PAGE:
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Old April 30, 2012, 08:52 PM   #1
bigbird34
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1894 winchester take down 38-55

Well,my good friend stopped by again and showed me this 1894 Winchester in 38-55 ,in a "take down" model ....It has a Nickel steel barrel,25" long ...he stated the gun was manufactured in 1894 " 1st year of production" it has a shotgun butt,the rifling is great ....The gun is worn by time,about 50% bluing left,some marks and dings on the stock but no cracks .
He also stated that the rifle was not "lettered' it orginaly came through with a 32-20 barrel,and was sent back and the 38-55 barrel was installed .
The take down part of this rifle works great ....!
s/n is 47XX.

So what's it worth,as it may be going to the auctions

Thank-you Bigbird34

www.photobucket.com/1894win
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Old April 30, 2012, 09:19 PM   #2
gunsmokeTPF
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I'm guessing that you mean it's calibre wasn't original to that which was stated in the letter from Cody Wyo. Also, you might be confusing the 32-20 with 32-40. If the barrel was replaced at the winchester factory it would be considered original. If that work was done after 1905 the barrel should have stamped on it a letter P in a circle(parts) along with wp(win proof) showing that it was a replacement part with the work done by winchester. There would be no wp on the reciever.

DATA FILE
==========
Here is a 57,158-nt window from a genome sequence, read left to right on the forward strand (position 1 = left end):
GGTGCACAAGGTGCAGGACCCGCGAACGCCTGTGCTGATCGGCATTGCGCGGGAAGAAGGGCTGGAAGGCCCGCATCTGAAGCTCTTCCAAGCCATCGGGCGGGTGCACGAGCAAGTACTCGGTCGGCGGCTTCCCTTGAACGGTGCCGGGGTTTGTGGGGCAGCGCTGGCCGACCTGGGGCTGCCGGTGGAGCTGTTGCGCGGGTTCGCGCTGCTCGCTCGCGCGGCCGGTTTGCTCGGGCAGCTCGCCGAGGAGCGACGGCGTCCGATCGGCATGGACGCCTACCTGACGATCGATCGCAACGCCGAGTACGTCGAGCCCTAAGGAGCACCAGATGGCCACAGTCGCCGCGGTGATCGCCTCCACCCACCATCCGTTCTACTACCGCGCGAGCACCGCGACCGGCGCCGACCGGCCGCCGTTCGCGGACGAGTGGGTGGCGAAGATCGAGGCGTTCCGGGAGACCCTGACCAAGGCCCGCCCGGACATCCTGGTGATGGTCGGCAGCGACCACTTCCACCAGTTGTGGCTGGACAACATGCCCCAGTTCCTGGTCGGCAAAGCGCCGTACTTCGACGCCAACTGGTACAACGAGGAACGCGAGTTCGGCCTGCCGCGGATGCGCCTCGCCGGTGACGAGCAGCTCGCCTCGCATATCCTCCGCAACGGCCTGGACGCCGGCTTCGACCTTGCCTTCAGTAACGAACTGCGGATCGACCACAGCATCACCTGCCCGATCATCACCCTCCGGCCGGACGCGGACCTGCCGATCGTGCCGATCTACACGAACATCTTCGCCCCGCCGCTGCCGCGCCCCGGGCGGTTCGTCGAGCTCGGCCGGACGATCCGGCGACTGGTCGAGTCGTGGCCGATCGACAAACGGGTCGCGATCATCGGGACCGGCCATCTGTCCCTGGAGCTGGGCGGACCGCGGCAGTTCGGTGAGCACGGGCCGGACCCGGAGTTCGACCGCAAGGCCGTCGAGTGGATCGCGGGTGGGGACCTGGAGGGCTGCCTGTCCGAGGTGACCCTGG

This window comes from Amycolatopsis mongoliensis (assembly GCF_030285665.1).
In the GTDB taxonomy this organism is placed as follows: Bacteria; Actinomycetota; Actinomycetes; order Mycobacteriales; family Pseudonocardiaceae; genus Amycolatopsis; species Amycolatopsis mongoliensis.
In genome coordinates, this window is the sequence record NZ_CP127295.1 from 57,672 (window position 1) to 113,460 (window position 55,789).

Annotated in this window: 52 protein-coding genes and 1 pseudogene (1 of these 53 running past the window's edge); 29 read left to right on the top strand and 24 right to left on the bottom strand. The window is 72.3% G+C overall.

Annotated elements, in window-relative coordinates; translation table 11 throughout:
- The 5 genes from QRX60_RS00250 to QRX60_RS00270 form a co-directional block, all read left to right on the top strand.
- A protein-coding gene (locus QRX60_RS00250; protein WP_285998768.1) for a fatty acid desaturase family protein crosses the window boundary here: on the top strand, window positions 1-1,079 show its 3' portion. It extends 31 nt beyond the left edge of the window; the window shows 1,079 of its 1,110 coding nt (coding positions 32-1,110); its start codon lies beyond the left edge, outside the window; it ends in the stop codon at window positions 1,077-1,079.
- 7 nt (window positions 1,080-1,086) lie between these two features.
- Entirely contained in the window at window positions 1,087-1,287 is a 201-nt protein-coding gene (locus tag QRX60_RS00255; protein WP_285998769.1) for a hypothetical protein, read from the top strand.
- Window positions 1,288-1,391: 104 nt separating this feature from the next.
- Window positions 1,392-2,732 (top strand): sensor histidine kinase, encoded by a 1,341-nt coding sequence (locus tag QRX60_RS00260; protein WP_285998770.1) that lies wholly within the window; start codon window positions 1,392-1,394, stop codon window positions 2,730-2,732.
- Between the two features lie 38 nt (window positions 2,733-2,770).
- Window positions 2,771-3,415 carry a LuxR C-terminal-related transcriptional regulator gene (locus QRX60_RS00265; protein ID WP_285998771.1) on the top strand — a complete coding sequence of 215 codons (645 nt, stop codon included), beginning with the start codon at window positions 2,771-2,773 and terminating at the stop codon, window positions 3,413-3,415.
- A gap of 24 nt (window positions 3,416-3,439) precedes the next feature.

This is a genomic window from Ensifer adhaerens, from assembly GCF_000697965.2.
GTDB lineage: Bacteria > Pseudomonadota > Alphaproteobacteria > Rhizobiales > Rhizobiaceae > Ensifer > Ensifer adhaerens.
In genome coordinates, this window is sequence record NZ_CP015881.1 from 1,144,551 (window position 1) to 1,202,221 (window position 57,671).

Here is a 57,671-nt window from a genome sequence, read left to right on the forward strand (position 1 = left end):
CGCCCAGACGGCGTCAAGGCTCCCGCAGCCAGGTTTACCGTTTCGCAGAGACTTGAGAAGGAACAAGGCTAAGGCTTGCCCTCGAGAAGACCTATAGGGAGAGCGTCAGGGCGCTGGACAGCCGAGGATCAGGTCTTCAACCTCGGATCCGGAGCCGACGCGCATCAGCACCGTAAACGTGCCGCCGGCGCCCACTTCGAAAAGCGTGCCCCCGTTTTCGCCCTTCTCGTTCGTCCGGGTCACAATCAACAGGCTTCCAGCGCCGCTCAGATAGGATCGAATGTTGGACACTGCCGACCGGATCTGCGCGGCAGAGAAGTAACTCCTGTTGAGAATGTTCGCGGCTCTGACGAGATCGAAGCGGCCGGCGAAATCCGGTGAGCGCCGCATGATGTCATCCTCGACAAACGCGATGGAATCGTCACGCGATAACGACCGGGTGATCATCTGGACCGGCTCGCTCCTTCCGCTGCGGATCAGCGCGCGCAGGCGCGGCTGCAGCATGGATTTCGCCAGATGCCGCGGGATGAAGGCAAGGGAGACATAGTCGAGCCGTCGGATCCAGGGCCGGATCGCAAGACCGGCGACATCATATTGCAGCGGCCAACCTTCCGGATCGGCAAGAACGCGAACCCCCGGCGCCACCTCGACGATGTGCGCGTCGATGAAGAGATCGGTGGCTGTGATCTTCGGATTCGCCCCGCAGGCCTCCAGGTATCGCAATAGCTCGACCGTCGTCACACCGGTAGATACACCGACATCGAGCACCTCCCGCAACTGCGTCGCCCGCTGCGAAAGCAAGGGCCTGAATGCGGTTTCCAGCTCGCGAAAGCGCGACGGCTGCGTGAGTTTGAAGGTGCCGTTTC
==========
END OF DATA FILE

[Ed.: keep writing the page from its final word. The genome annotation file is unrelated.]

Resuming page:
I have no idea how one could even determine if a barrel was factory replaced prior to 1905 with just the P stamping and without some kind of receipt for documentation. In that case the work could've been done by anyone and people always sent away for parts back then. I can't tell from your photo what stamp is on the barrel. It appears to be wp and I only see one stamp. If it's just wp then my opinion would be the barrel came off of another rifle and not done at the factory. You need a better closeup of stamp and other markings.

I have an 1892 winchester trapper with 17" barrel that was factory installed after 1905 and stamped with the P and the wp. If possible you should have like I received, some sort of written opinion from an historian located at Cody, stating they believed the work was done by winchester.

That rifle appears to be in very nice conditon and being a takedown does increase it's value, also the rear buckhorn sight elevator is of the later style and many times are missing. The wood looks pretty darn good too, as does the barrel blueing.

Maybe someone on this thread, who can be considered an expert can give you better info and perhaps an idea of what the value may be. I sometimes have a lot of trouble where photos are concerned.